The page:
Solitaire refers to a variety of single player card games using a standard deck of 52 cards. Many of the classic solitaire games played in the United States are actually variations of a game named Klondike. It is a simple game involving strategy, skill, and bit of luck.
If you like classic or Klondike solitaire, you’ll surely enjoy Spider Solitaire, a challenging and popular variation of the game.
104 total cards. In 1 suit spider solitaire would have 8 cards of each type of Spades. 2 suit would have 4 cards of each type of Spades and Hearts. 4 Suit would have 2 cards of each suit.
Deal the cards horizontally, so after the first 10 cards are dealt, you’ll have one row of 10 cards face down. The next ten cards are placed on top of the first ten cards. This process continues until the last four cards are placed in the first four piles. Therefore, the first 4 piles will have 6 cards in them, and the last 6 piles will have 5 cards, totaling 54. Then flip over the last cards in each pile so they are facing up. This whole area is called the tableau.
There are different versions of the game, with 1 suit, 2 suits, and 4 suits. To best learn, we’ll explain 1 suite spider solitaire.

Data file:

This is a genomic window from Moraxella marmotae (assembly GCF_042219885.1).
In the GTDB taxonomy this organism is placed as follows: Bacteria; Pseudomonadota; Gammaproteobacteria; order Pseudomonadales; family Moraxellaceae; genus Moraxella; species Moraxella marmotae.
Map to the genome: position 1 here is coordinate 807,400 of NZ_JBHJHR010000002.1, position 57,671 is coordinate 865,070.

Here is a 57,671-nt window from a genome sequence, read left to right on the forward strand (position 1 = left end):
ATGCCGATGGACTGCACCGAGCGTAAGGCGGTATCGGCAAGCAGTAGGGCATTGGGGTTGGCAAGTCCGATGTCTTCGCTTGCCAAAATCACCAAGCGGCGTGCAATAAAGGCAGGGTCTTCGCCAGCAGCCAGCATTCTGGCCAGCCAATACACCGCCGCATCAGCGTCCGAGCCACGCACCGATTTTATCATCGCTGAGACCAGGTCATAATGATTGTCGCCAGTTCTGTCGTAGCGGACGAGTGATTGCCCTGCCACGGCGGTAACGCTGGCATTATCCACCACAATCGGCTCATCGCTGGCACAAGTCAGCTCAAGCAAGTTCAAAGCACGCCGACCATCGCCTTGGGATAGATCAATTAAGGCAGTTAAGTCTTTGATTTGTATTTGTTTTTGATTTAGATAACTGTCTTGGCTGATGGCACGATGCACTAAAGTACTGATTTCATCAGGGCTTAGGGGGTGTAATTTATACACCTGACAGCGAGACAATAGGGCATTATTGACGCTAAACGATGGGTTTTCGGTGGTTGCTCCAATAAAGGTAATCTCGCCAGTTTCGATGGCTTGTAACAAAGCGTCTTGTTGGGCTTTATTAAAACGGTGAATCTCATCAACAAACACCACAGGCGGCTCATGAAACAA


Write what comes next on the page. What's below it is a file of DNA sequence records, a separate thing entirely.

Start building sequences by moving face up cards on top of face up cards of the next highest value. For example, you can move the Four of Spades in one pile on top of the Five of Spades in another pile.
When a card is moved leaving a face down card, you can flip over the next face down card in the pile, which can then be sequenced.
You can also move groups of cards together. Let’s say you have a sequence of the Seven, Eight, and Nine of Spades. All three of these together can be moved to another pile with a 10 of Spades, and placed on top of it.
If you can’t make any new moves and further sequence the cards, you then deal 10 cards face up into each of the piles. When this happens, you may have cards that are no longer sequenced. For example, a Two of Spades may be placed on a Six of Spades. You can not move Six of Spades until the Two of Spades is moved.
Even if a card is blocked, you still may sequence cards that aren't blocked. For example, in the last example, you can add an Ace of Spades onto the Two.
Whenever a pile is empty, you can move a card into that pile of column helping to free up new cards or unblocking others.
The goal of the game is to rearrange all the cards in the tableau in descending order starting with the King and ending with the Ace. When you’ve done this, you've created a sequence, you can now move those 13 cards out of the tableau.
When all cards are sequenced in the tableau and moved out of it, you win! In 1 Suit, you’ll sequence Spades 8 times.
Like 1 Suit Spider Solitaire, these games have 104 cards, and you have to sequence cards of the same suit in each game.
A key difference with additional suits is you can move cards of one suit onto another card of a higher value of a different suit to move cards around the tableau. A Four of Spades can be placed on top of a 5 of Hearts, for example. However, when this happens, you block the 5 of Hearts. Only groups of cards sequenced of the same color or suit can be moved together around the tableau.
Did you know that the earliest board games discovered are more than 3,500 years old?